Every year, we see a handful of NFL stars go from “superstar” to either “borderline star” or “average Joe.” Very few NFL legends have ever been a superstar from start to finish throughout their career, and that will serve as a tough reminder for several players come 2023.
With that all said, here are 10 NFL stars we expect to suck in 2023.
Less than two months after his release from the Arizona Cardinals, the five-time Pro Bowler signed a two-year pact with the Tennessee Titans worth $26 million. On paper, that’s a bargain of a deal for a guy who, when healthy, has been a borderline top-five wide receiver over the past five or so years.
But the key words? “When healthy.” D-Hop missed seven games to injury in 2021 plus Arizona’s NFC Wild Card Round Game against the Los Angeles Rams. He also missed the club’s final two games in 2022 with a knee injury.
So Hopkins’ recent injury history and age — now 31 — are concerning, for starters. Secondly, we’re not really sold on the idea that he’ll regain his all-pro form with Ryan Tannehiill throwing him the football.
Hopkins was a machine in Arizona’s hot-and-cold offense, because the two-way Kyler Murray just always found ways to get the balls in his hands. Like Hopkins, however, Tannehill is an injury-prone and fading commodity on the wrong side of 30. He simply isn’t the passer Murray is, so getting the ball out to D-Hop is easier said than done.
Not to mention the Titans remain a rush-first offense as long as Derrick Henry continues to pound the rock.
Tennessee always felt like an odd fit for Hopkins. They don’t give him the best chance to put up elite stats nor win a Super Bowl. It simply shouldn’t take long for both sides to realize that this marriage isn’t meant to last very long…
In today’s edition of “Strange, but true”: Mack hasn’t had a double-digit sack season since 2018 — his first year with the Chicago Bears. At some point, you just gotta accept that a player’s prime ended much sooner than expected.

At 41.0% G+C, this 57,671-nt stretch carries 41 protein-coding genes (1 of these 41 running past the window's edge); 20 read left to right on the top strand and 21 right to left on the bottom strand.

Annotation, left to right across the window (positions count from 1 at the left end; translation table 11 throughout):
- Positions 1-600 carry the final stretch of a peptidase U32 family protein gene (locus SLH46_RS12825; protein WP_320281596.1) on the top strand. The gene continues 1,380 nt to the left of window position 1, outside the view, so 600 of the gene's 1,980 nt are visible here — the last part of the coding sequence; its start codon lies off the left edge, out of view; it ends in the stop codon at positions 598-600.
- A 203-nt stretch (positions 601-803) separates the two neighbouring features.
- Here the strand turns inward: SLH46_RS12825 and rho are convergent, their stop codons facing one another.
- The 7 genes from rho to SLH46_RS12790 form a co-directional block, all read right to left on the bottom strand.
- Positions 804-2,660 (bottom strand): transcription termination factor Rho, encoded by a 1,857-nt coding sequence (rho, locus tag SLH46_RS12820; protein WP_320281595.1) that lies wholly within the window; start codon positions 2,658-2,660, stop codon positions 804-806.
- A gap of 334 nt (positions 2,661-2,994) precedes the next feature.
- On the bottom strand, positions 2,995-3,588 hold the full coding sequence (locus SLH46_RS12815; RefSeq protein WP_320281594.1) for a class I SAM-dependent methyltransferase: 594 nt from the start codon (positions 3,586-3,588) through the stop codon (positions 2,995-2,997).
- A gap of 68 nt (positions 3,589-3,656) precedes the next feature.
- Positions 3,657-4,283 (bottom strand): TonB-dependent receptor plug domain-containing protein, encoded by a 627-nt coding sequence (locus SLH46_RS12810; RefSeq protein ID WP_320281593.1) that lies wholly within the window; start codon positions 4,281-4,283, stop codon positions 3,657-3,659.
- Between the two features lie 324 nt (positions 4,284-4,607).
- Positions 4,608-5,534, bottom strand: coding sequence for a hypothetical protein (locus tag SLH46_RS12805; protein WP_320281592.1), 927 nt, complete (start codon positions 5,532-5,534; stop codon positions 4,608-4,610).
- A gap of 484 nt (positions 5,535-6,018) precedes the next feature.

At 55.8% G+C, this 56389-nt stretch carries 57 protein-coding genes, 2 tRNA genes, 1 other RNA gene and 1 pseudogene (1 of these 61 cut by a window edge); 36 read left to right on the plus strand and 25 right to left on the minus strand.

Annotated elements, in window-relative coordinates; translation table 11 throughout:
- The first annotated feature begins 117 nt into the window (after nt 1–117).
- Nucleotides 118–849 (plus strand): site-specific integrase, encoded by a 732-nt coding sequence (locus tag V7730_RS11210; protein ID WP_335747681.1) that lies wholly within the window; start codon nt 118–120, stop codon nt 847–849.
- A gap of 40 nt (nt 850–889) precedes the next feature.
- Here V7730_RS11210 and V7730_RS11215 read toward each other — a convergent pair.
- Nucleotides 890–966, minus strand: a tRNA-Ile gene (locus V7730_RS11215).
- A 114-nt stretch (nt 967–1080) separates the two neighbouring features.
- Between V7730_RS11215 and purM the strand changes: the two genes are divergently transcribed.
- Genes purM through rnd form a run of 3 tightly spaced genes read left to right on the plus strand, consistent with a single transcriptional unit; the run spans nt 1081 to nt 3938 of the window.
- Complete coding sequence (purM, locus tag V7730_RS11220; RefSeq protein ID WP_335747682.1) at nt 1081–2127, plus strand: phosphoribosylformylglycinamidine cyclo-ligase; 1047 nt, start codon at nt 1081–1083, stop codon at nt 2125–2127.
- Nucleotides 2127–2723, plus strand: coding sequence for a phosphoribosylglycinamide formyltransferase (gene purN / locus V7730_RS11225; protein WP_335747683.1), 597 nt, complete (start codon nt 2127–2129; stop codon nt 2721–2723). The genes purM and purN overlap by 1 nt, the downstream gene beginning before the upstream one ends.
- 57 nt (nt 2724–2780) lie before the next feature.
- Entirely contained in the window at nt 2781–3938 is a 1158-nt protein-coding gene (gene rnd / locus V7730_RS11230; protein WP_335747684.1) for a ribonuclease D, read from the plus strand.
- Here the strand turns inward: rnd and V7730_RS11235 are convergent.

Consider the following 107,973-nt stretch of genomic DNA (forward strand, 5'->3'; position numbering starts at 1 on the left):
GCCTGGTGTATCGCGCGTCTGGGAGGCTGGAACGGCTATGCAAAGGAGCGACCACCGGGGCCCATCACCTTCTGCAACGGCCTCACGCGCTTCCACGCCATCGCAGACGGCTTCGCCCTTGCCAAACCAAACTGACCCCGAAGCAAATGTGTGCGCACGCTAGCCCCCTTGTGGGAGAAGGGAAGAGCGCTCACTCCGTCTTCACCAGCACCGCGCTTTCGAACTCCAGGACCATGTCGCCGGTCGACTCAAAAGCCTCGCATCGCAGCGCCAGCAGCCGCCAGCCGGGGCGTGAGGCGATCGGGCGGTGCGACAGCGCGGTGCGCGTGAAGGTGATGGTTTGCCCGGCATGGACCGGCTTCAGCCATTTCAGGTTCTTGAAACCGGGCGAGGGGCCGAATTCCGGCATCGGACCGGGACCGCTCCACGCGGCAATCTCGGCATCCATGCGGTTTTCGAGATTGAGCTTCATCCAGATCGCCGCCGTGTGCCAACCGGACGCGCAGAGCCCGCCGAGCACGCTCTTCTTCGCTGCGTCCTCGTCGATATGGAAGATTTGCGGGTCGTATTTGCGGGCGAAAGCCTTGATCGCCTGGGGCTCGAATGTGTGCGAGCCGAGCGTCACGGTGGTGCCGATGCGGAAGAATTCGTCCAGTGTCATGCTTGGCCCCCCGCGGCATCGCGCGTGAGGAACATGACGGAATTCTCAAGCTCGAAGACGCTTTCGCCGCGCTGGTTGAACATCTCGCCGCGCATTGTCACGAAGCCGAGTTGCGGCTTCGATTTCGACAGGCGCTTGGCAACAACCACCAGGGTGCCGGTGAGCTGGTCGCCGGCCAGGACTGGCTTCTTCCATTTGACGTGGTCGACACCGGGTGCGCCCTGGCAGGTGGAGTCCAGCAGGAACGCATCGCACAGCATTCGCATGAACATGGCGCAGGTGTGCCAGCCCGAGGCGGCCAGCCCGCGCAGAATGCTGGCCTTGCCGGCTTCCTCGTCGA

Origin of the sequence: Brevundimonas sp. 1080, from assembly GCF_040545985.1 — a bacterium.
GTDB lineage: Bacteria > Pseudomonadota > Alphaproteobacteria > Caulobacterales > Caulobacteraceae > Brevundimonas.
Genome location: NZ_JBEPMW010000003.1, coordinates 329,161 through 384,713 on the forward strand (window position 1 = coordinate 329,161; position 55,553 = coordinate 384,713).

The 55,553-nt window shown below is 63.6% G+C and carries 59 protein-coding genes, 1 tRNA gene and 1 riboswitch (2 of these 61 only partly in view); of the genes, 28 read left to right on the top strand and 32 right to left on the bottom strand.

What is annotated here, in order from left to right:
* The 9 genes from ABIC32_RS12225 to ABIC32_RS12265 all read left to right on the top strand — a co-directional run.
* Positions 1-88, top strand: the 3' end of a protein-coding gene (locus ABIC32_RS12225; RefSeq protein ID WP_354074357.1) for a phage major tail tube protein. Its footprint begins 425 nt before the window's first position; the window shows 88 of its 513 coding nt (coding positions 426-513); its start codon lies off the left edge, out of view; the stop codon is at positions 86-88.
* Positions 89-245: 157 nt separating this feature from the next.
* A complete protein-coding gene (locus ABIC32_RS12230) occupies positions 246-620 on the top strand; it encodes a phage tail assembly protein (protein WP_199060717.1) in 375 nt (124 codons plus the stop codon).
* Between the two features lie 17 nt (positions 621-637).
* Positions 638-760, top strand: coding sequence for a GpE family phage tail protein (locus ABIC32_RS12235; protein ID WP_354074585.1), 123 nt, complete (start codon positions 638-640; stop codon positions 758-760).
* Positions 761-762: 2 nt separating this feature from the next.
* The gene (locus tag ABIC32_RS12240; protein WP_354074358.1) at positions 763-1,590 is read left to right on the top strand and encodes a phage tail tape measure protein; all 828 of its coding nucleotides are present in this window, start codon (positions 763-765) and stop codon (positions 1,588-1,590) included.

From 2014 to 2021, Mack’s Pro Football Focus grade was never lower than 86.2. It exceeded 90 on FIVE occasions, and he was graded second or first at his position four times.
But Mack’s PFF numbers has dropped into the low 70s in consecutive seasons now. The 2022 grade of 71.1 was the lowest of his career. And if you’re in the “sacks tell the story” community, consider this: Mack’s sack total of eight in 2022 was his lowest in a full season he played since 2014. So yeah.
Mack is fine as a complement to Joey Bosa, but he’s not the game-wrecker this team had hoped for when they acquired him from the Chicago Bears two years ago. Mack is clearly slowing down as he enters his age-32 season, and it’s time to accept that the 2016 Defensive Player of the Year version of the seven-time Pro Bowler is long gone.
Regarding the Titans…
The club’s decision to bring back Tannehill was a curious choice at first. But at least they snagged their “hopeful” quarterback of the future in Will Levis, who somehow fell to Mike Vrabel and company in the No. 33 spot. Remember when the Kentucky product was supposed to be a top-10 pick?
So either Tannehill stays healthy, turns back the clock and keeps Tennessee in playoff contention — or he stinks, and it forces them to turn over to Levis. Which one will it be? We confidently think it’s the latter.
Tannehill was a great story in his first three seasons with the Titans, leading them to a trio of playoff berths, two division crowns and a surprise 2019 AFC title game appearance. But it’s rather evident now that Tannehill magic has dried up.
One can chalk up Tannehill’s inconsistent play before his season-ending ankle injury to a lack of productive receivers. But as we outlined on D-Hop, you shouldn’t expect him to emerge as the savior in Music City.
The Jacksonville Jaguars are heads-and-shoulders above the other three AFC South clubs. This is no longer a laughably weak division for the Titans to exploit. And you think Tannehill will lead Tennessee to the postseason with all those other elite quarterbacks in the AFC?
Not buying it. At all.
“Hollywood” had a breakout year for the Baltimore Ravens in 2021, recording 91 receptions for 1,008 yards and six touchdowns.